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The decision was made at the weekend by the Anglican Church's synod, its governing body. About 55% of the synod voted for the rebuild option - one of three being considered. The others were to demolish the cathedral and build a new one, or gift the building to the Government.
The decision was something of a surprise. The church had been in favour of demolition, since the building was badly damaged in the 6.3-magnitude earthquake that devastated the Garden City on February 22, 2011.
The church cited the major costs of rebuilding and insurance, and had been battling heritage campaigners in an impasse that had reached as far as the High Court.
The game-changer that broke the six-year deadlock was clearly the combined offer in July of $35million to help with reinstatement.
That offer comprised $10million from the Government plus a $15million interest-free loan (repayment will be excused if the conditions are fulfilled). The city council offered another $10million (subject to public consultation). And the Great Christchurch Buildings Trust pledged $13.7million. Taking into account the church's insurance of $42million, the $90million promised brought it close to the reinstatement figure of $104million estimated in the Cathedral Working Group Recommendation Report, which had recommended reinstatement.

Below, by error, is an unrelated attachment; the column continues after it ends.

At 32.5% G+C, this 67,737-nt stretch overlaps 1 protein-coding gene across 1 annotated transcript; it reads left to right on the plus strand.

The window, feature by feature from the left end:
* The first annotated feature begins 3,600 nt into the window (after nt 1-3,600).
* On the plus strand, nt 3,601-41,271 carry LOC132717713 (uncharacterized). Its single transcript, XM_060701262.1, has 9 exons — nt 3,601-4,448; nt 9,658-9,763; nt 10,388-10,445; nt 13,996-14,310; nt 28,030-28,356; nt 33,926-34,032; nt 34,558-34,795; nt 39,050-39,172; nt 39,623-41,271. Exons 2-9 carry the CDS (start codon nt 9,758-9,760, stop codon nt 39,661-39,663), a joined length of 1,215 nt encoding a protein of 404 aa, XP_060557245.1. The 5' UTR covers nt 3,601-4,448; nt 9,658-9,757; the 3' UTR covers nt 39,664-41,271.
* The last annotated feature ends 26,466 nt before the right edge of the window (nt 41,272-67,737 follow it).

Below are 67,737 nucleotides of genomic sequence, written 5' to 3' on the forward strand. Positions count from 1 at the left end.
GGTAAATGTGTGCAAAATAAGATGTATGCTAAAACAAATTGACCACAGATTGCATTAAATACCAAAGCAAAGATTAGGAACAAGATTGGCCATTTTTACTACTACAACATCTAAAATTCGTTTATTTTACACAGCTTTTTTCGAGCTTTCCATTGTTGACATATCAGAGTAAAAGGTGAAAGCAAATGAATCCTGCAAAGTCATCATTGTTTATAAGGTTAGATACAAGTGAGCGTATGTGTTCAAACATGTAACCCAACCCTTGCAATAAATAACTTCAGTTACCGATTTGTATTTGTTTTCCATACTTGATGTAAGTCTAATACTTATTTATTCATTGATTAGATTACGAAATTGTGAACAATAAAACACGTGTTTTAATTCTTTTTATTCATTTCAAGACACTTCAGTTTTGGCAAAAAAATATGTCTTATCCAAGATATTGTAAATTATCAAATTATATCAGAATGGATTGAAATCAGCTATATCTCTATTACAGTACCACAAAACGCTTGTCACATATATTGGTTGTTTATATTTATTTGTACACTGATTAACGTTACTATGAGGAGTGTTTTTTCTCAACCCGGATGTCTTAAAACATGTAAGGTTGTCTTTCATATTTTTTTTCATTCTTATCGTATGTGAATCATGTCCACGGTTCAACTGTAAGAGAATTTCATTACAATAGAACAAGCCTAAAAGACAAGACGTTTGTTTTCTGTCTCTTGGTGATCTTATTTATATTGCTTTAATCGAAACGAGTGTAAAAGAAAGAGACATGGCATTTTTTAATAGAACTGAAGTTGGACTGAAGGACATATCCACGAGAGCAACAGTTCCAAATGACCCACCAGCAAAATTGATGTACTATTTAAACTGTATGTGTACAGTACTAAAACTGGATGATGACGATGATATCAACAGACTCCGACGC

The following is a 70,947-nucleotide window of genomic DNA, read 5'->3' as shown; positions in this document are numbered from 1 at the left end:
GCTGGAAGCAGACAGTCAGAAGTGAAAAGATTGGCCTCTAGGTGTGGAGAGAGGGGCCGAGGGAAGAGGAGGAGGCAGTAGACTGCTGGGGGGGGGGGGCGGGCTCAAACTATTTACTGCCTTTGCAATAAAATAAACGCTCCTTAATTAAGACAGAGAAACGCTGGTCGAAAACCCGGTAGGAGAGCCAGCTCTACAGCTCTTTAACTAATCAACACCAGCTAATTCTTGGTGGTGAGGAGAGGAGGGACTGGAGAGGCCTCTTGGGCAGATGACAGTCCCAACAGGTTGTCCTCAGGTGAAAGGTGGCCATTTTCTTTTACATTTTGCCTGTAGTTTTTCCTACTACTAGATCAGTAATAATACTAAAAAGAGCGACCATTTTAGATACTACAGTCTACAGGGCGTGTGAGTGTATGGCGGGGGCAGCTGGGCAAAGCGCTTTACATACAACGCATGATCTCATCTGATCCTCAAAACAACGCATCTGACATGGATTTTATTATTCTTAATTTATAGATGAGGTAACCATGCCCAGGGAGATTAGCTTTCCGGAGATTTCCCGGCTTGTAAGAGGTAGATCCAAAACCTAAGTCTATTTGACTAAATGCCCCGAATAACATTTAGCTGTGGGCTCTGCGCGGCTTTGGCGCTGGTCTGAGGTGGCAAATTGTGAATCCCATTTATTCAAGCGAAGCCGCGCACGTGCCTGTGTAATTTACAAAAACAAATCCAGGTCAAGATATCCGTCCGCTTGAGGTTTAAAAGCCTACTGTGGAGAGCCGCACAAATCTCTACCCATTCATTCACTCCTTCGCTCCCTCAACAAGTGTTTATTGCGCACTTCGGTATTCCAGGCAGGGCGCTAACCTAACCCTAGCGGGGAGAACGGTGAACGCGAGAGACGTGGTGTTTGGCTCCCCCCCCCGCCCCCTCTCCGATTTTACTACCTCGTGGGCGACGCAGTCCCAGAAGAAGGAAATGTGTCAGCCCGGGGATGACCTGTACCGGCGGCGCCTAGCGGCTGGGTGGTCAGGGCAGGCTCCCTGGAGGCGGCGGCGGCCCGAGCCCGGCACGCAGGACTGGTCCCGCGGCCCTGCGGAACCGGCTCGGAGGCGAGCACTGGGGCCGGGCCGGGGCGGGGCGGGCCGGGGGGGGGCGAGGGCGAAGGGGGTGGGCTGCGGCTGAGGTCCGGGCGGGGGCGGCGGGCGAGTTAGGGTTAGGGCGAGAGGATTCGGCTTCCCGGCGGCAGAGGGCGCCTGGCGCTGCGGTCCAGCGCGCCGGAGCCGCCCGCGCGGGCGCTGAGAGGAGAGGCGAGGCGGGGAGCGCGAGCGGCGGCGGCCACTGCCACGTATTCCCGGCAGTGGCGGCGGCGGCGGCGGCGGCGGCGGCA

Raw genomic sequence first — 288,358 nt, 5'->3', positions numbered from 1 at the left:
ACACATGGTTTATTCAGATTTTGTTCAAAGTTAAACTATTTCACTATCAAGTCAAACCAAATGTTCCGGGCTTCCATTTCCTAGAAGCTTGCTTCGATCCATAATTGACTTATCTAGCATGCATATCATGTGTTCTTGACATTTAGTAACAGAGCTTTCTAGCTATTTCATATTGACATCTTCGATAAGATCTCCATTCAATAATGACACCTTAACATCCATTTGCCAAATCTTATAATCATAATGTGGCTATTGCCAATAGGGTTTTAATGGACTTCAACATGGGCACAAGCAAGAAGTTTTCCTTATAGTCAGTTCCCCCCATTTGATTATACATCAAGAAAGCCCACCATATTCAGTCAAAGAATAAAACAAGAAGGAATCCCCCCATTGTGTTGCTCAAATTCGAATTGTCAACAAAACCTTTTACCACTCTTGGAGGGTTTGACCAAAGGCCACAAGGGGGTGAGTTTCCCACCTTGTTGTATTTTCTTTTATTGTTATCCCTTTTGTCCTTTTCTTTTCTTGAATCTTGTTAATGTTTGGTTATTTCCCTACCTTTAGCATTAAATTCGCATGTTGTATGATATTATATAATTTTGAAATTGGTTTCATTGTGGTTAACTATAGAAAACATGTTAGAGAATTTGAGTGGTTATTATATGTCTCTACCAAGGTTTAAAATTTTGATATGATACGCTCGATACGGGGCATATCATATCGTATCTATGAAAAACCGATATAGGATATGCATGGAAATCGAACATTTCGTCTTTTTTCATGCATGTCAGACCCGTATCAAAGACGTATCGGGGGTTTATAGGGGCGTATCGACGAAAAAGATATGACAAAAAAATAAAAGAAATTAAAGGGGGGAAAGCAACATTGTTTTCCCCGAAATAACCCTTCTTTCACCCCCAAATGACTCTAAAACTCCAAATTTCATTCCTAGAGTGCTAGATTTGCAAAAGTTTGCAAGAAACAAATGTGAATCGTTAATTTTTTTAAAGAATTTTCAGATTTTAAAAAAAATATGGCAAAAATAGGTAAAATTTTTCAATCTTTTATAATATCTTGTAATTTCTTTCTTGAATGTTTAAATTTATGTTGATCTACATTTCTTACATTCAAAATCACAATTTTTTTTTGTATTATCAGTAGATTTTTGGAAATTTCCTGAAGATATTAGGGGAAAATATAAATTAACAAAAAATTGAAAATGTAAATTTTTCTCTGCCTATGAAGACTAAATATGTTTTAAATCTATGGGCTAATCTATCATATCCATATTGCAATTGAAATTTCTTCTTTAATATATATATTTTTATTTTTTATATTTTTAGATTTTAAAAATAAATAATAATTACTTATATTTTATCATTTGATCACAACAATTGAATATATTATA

The deal also offered legislation to fast-track the restoration, allocated $5million to a maintenance and insurance fund, and established an independent fundraising trust to find the shortfall. (That is likely to be considerably more. Indeed, some estimates have put the new cost of restoration at $127million.)
However, the deal now allows fundraising to begin and it is likely businesses, philanthropists and the public will all play their part.
The decision is significant for the recovering city. It allows progress in the centre to speed up, provides confidence for investors, security for the church, and unity for the public. The heritage versus development divisions can at last be put aside. There is the opportunity to move on - even if it is by going back to the future, with a rebuilt Gothic Cathedral.
There has been some negative reaction to the announcement. Some believe the money being pledged for a rebuild is wasteful when the church could use the funds to ease deprivation in the community.
But what has become evident in the past six years is that the cathedral is far more to the people of Christchurch than a place of worship alone. It is a visible link to the past and the city's forebears, has been testament to tragedy, yet it also represents resilience and rejuvenation, community and continuity. As the symbolic heart of the city, it now seems living proof of the adage: love conquers all.
It has been a difficult time for Bishop the Rt Rev Victoria Matthews, who has transcended from being the consistent bearer of bad tidings to someone clearly delighted with the synod's decision.
As a heritage city, there will be many in Dunedin who share in the relief and excitement of our northern neighbours.
Of course the church's next debate may be over the fate of the transitional Cardboard Cathedral, in use since 2013, which has, in its own way, become an important symbol for Christchurch, too.